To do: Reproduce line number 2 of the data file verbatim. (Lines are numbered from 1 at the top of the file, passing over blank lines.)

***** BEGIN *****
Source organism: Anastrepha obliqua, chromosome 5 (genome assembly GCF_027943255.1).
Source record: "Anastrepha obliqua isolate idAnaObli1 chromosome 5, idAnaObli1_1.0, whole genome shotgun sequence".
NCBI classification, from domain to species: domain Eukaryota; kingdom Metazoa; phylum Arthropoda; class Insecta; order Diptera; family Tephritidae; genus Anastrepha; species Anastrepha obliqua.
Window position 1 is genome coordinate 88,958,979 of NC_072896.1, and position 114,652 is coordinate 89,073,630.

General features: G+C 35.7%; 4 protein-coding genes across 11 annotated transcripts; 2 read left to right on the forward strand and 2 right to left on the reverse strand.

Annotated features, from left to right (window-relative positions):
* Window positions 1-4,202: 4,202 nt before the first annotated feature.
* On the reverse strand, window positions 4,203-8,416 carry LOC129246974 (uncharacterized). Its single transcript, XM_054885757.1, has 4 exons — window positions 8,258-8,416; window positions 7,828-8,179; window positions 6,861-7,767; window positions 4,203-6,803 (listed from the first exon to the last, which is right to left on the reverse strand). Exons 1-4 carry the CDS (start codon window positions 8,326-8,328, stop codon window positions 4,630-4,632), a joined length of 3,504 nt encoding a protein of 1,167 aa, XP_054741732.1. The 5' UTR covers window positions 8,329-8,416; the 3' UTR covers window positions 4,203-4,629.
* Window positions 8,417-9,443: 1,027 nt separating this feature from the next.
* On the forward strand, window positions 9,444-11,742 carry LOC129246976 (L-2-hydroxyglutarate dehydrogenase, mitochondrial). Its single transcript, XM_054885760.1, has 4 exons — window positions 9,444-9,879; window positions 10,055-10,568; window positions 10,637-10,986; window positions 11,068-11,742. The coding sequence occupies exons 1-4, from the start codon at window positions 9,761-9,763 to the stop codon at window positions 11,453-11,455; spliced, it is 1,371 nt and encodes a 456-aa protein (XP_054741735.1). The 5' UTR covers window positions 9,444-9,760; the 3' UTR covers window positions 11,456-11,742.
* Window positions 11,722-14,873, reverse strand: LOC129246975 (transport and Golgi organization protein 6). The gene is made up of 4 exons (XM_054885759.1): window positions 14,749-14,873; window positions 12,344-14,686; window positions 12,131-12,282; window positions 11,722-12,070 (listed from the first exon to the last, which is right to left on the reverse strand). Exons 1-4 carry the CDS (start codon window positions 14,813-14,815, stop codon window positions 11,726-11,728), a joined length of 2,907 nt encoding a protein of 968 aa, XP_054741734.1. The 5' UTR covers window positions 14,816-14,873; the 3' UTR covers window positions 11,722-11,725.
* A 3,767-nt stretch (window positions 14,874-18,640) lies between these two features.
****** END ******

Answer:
Source record: "Anastrepha obliqua isolate idAnaObli1 chromosome 5, idAnaObli1_1.0, whole genome shotgun sequence".